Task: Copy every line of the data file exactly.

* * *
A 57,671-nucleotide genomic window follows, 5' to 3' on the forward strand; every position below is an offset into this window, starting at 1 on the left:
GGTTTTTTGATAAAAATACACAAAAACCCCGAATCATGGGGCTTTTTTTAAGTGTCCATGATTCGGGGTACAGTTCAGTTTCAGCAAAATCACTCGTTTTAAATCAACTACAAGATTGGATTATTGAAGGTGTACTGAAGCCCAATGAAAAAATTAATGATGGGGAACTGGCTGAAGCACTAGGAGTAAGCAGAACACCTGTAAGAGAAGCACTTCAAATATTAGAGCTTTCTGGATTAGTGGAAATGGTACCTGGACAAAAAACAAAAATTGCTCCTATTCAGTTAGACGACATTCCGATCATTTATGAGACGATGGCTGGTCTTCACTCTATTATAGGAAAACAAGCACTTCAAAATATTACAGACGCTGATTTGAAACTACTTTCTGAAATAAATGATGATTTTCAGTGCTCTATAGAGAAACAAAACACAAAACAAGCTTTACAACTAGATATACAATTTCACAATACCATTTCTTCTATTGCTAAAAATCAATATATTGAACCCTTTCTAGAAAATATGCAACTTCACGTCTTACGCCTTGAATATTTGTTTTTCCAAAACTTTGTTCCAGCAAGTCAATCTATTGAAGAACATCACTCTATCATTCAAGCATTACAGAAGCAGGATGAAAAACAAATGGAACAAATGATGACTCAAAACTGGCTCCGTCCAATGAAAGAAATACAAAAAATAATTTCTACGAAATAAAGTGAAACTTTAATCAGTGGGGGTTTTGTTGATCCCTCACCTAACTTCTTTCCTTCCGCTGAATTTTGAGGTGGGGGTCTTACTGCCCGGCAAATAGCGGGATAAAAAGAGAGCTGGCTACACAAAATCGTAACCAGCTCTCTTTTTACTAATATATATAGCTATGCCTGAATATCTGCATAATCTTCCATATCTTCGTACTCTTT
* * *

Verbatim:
A 57,671-nucleotide genomic window follows, 5' to 3' on the forward strand; every position below is an offset into this window, starting at 1 on the left:
GGTTTTTTGATAAAAATACACAAAAACCCCGAATCATGGGGCTTTTTTTAAGTGTCCATGATTCGGGGTACAGTTCAGTTTCAGCAAAATCACTCGTTTTAAATCAACTACAAGATTGGATTATTGAAGGTGTACTGAAGCCCAATGAAAAAATTAATGATGGGGAACTGGCTGAAGCACTAGGAGTAAGCAGAACACCTGTAAGAGAAGCACTTCAAATATTAGAGCTTTCTGGATTAGTGGAAATGGTACCTGGACAAAAAACAAAAATTGCTCCTATTCAGTTAGACGACATTCCGATCATTTATGAGACGATGGCTGGTCTTCACTCTATTATAGGAAAACAAGCACTTCAAAATATTACAGACGCTGATTTGAAACTACTTTCTGAAATAAATGATGATTTTCAGTGCTCTATAGAGAAACAAAACACAAAACAAGCTTTACAACTAGATATACAATTTCACAATACCATTTCTTCTATTGCTAAAAATCAATATATTGAACCCTTTCTAGAAAATATGCAACTTCACGTCTTACGCCTTGAATATTTGTTTTTCCAAAACTTTGTTCCAGCAAGTCAATCTATTGAAGAACATCACTCTATCATTCAAGCATTACAGAAGCAGGATGAAAAACAAATGGAACAAATGATGACTCAAAACTGGCTCCGTCCAATGAAAGAAATACAAAAAATAATTTCTACGAAATAAAGTGAAACTTTAATCAGTGGGGGTTTTGTTGATCCCTCACCTAACTTCTTTCCTTCCGCTGAATTTTGAGGTGGGGGTCTTACTGCCCGGCAAATAGCGGGATAAAAAGAGAGCTGGCTACACAAAATCGTAACCAGCTCTCTTTTTACTAATATATATAGCTATGCCTGAATATCTGCATAATCTTCCATATCTTCGTACTCTTT